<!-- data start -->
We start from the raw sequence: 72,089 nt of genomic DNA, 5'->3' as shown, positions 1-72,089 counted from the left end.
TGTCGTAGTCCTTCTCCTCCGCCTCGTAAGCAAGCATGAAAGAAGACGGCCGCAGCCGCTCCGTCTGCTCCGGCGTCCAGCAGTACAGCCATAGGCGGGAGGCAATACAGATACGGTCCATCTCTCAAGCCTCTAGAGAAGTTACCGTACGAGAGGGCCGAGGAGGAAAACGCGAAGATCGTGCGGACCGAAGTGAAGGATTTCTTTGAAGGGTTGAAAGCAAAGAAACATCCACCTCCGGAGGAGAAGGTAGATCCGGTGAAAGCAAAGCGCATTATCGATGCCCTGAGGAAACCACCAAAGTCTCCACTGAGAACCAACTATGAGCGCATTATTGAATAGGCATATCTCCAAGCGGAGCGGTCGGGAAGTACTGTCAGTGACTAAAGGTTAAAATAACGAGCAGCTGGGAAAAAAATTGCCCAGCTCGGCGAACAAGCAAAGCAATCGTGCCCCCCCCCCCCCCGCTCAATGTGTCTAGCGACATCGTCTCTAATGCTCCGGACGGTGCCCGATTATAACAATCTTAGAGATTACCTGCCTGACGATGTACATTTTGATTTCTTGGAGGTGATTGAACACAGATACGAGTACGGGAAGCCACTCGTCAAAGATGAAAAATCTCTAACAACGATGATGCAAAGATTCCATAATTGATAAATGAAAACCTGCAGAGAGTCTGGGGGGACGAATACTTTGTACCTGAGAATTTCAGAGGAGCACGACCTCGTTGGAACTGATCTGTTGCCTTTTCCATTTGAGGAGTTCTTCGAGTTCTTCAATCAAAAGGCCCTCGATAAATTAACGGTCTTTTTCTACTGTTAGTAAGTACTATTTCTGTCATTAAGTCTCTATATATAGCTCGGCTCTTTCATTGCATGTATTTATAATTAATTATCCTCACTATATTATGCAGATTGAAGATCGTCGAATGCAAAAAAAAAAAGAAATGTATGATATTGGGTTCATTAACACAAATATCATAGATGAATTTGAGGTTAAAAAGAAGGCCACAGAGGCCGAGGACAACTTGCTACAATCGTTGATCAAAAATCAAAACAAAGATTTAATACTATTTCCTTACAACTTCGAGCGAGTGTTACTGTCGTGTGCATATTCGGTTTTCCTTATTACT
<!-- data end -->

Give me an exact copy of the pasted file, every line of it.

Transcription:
We start from the raw sequence: 72,089 nt of genomic DNA, 5'->3' as shown, positions 1-72,089 counted from the left end.
TGTCGTAGTCCTTCTCCTCCGCCTCGTAAGCAAGCATGAAAGAAGACGGCCGCAGCCGCTCCGTCTGCTCCGGCGTCCAGCAGTACAGCCATAGGCGGGAGGCAATACAGATACGGTCCATCTCTCAAGCCTCTAGAGAAGTTACCGTACGAGAGGGCCGAGGAGGAAAACGCGAAGATCGTGCGGACCGAAGTGAAGGATTTCTTTGAAGGGTTGAAAGCAAAGAAACATCCACCTCCGGAGGAGAAGGTAGATCCGGTGAAAGCAAAGCGCATTATCGATGCCCTGAGGAAACCACCAAAGTCTCCACTGAGAACCAACTATGAGCGCATTATTGAATAGGCATATCTCCAAGCGGAGCGGTCGGGAAGTACTGTCAGTGACTAAAGGTTAAAATAACGAGCAGCTGGGAAAAAAATTGCCCAGCTCGGCGAACAAGCAAAGCAATCGTGCCCCCCCCCCCCCCGCTCAATGTGTCTAGCGACATCGTCTCTAATGCTCCGGACGGTGCCCGATTATAACAATCTTAGAGATTACCTGCCTGACGATGTACATTTTGATTTCTTGGAGGTGATTGAACACAGATACGAGTACGGGAAGCCACTCGTCAAAGATGAAAAATCTCTAACAACGATGATGCAAAGATTCCATAATTGATAAATGAAAACCTGCAGAGAGTCTGGGGGGACGAATACTTTGTACCTGAGAATTTCAGAGGAGCACGACCTCGTTGGAACTGATCTGTTGCCTTTTCCATTTGAGGAGTTCTTCGAGTTCTTCAATCAAAAGGCCCTCGATAAATTAACGGTCTTTTTCTACTGTTAGTAAGTACTATTTCTGTCATTAAGTCTCTATATATAGCTCGGCTCTTTCATTGCATGTATTTATAATTAATTATCCTCACTATATTATGCAGATTGAAGATCGTCGAATGCAAAAAAAAAAAGAAATGTATGATATTGGGTTCATTAACACAAATATCATAGATGAATTTGAGGTTAAAAAGAAGGCCACAGAGGCCGAGGACAACTTGCTACAATCGTTGATCAAAAATCAAAACAAAGATTTAATACTATTTCCTTACAACTTCGAGCGAGTGTTACTGTCGTGTGCATATTCGGTTTTCCTTATTACT